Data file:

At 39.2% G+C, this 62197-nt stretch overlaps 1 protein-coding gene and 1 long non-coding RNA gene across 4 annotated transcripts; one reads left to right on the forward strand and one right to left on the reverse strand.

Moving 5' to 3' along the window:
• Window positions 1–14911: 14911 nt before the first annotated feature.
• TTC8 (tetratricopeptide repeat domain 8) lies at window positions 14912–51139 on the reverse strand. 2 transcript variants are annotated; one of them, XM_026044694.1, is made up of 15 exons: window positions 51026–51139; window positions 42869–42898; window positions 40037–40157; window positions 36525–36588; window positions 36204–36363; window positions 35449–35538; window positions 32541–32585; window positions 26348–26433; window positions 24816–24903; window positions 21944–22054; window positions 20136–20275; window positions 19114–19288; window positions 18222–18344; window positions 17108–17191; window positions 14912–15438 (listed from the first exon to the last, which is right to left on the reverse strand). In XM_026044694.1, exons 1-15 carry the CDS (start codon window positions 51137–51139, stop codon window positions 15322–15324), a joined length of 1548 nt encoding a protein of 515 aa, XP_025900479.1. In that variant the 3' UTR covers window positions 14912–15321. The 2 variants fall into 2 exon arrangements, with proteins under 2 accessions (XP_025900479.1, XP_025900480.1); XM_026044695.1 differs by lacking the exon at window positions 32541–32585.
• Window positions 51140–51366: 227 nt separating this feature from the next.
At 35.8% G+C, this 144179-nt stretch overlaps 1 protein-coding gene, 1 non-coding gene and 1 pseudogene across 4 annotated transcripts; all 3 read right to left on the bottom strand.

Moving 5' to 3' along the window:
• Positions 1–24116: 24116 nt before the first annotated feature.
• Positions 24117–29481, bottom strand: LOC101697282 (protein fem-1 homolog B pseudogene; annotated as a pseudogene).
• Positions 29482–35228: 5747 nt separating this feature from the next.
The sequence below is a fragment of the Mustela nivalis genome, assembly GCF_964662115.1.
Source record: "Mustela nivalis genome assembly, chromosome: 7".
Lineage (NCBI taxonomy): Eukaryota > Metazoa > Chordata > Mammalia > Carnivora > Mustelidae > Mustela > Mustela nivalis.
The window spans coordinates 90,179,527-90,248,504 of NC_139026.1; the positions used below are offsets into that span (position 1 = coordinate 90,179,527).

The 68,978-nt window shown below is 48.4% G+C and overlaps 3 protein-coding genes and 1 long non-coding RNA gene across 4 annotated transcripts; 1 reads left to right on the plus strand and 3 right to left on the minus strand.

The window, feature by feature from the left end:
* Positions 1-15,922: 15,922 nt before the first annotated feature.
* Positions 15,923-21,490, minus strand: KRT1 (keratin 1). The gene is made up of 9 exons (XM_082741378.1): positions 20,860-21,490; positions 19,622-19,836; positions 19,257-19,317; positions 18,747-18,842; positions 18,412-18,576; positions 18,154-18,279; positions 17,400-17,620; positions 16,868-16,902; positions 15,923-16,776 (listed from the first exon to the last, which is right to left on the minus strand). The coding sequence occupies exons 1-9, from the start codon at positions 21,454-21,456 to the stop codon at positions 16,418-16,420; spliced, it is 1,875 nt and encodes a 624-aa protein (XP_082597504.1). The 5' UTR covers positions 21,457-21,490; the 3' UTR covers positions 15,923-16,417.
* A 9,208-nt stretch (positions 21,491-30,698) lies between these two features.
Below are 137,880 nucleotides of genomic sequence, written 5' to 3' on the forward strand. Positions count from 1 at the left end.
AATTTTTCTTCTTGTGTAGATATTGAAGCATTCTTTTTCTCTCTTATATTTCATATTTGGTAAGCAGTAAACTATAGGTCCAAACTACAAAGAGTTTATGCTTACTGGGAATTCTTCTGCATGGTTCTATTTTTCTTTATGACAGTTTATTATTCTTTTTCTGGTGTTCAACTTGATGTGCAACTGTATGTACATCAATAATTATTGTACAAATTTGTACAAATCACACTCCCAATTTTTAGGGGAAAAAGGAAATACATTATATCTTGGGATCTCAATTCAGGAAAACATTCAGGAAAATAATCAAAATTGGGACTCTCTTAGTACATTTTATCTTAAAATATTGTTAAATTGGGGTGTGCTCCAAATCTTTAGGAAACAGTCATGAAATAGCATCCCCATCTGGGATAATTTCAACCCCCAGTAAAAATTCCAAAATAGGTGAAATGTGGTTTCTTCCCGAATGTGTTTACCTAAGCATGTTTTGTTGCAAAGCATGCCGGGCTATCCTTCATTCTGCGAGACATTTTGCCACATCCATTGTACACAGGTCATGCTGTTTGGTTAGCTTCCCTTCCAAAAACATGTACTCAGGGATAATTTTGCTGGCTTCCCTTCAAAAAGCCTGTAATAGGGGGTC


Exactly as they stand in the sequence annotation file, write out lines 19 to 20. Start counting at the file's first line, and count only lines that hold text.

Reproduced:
* A 9,208-nt stretch (positions 21,491-30,698) lies between these two features.
Below are 137,880 nucleotides of genomic sequence, written 5' to 3' on the forward strand. Positions count from 1 at the left end.